Scenario

1649-8526Volume XIIIssue 1Year 2018

Foreword

Dear Readers,

We are delighted to present the 23th SCENARIO issue with four articles, one country report, three book reviews, one conference report, and one conference announcement.

Our rubric Texts around Theatre features an excerpt from Hugh Walpole’s novel Jeremy (1919), set in the fictitious town of Polchester in the South of England, where a little boy experiences his first theatre production.

Stefan Blutner (Freie Universität Berlin) claims that learners in the 21th century, particularly those in highly diverse metropolises like London or Berlin, navigate dynamic, multilingual, and complex spaces. His article Mehrsprachigkeit performativ in Szene gesetzt: ein diversitätsorientieres Rap-Projekt argues for an educational change away from the focus on national languages and the dominance of English, towards an awareness of the interplay of language and identity as well as the development and support of translingual competences. Blutner outlines an extracurricular project at a school in London that aimed for learners’ development of critical and creative self-awareness. He specifically reflects on the experiences the learners had during the drafting of a rap performance.

In his contribution My language is part of your country. Creating a deeper sense of belonging through two-way language teaching in process drama/in-role-drama, André Bastian (University of Monash, Melbourne) critically examines how modern liberal democracies have so far dealt with the susceptibility of adolescents towards forms of (Islamic) radicalisation. He deliberates on the role of Process Drama and In-Role-Drama in providing spaces where young people’s native cultures and languages are treated with respect, where they can communicate openly and express their views on controversial societal topics. According to Bastian, only a mutual empathic climate characterised by transcultural appreciation will make youngsters feel safe and less prone to radicalisation.

Melanie Bloom (University of Nebraska at Omaha) explores forms of tensions that can arise when working on performance projects in educational contexts. In her empirical study Learning through dynamic tensions in a performance-based service-learning course reflects on her teaching experiences in Spanish as a Foreign Language and investigates points of tension during a performance project, and how students were affected by those tensions. She arrives at the striking conclusion that tension, being an integral part of performance-oriented teaching and learning, yields considerable learning results.

With their contribution ‘Performative Foreign Language Didactics’ in Progress: The Teacher as ‘Formmeister’ (Form Master), Manfred Schewe and Fionn Woodhouse (University College Cork) hope to contribute to the further development of a performative pedagogy for foreign language education. Based on their experiences with students of German and Theatre at University College Cork, the authors refer to teachers as “form masters”, who take their inspiration from the performing arts and integrate aesthetic forms into their classrooms. A case in point are still images – their general characteristics, their function and their impact. The article demonstrates, with the aid of links to film clips, practical techniques that can be applied to access the different layers of meaning of a still image.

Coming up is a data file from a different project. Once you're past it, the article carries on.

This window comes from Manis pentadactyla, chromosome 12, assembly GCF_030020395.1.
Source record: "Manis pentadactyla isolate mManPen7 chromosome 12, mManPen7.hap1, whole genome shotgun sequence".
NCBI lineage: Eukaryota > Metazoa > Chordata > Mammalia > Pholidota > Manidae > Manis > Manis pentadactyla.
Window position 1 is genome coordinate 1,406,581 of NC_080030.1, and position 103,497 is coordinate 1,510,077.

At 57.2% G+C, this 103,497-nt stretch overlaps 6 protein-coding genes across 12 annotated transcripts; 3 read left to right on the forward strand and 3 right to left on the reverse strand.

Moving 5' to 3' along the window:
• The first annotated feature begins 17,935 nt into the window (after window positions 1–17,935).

For the first time in SCENARIO, we report on performative teaching and learning in Turkey. Perihan Korkut (Muğla Sıtkı Koçman Universität) writes about Turkish theatre traditions, particularly highlighting the role of theatre in educational contexts, and outlines perspectives for the future.

Alexandra Hensel (Universität Göttingen) reviews Bühne frei für Deutsch! Das Theaterhandbuch für Deutsch als Fremdsprache by Birgit Oelschläger (2017) which contains valuable tips for the drama-based classroom and should be of particular interest to teachers of German as a Foreign Language.

Michael Legutke (Universität Giessen) reviews Dramapädagogik, Selbstkompetenz und Professionalisierung. Performative Identitätsarbeit im Lehramtsstudium Englisch by Adrian Haack (2018) which focuses on the professionalisation of future foreign language teachers and should be of particular interest for university teachers working with drama pedagogy.

In a review beyond language pedagogy, Erika Piazzoli (Trinity College Dublin) examines Singing Ideas: Performance, Politics and Oral Poetry by Tríona Ní Shíocháin (2018). Based on the remarkable biography of the singer-songwriter Máire Bhuí Laeire (Yellow Mary O’Leary) this publication explores singing as a performative medium in 18th century Ireland to drive home political messages.

We are delighted to welcome Dragan Miladinović (Department of German, University College Cork) to the SCENARIO editing team. Dragan will be specifically responsible for book reviews.

Members of our steadily expanding SCENARIO FORUM network will be aware that in addition to our large international conferences (2014/2017/2020), SCENARIO organises different symposia each year. The initial symposia took place in Cork however hosts in different countries and continents have emerged. After the first ones that took place in Cork, the symposia are now spreading to different countries. Tin Wegel reports on the 5th SCENARIO Forum Symposium at the University of Northern Colorado, USA (January 19-20, 2018). The 6th symposium, Universities on the way to a performative teaching and learning culture? will be staged at the University of Hanover (September 21-22, 2018), and we are looking forward to meeting many SCENARIO readers there.

All the best for a beautiful summer,

Manfred Schewe, Susanne Even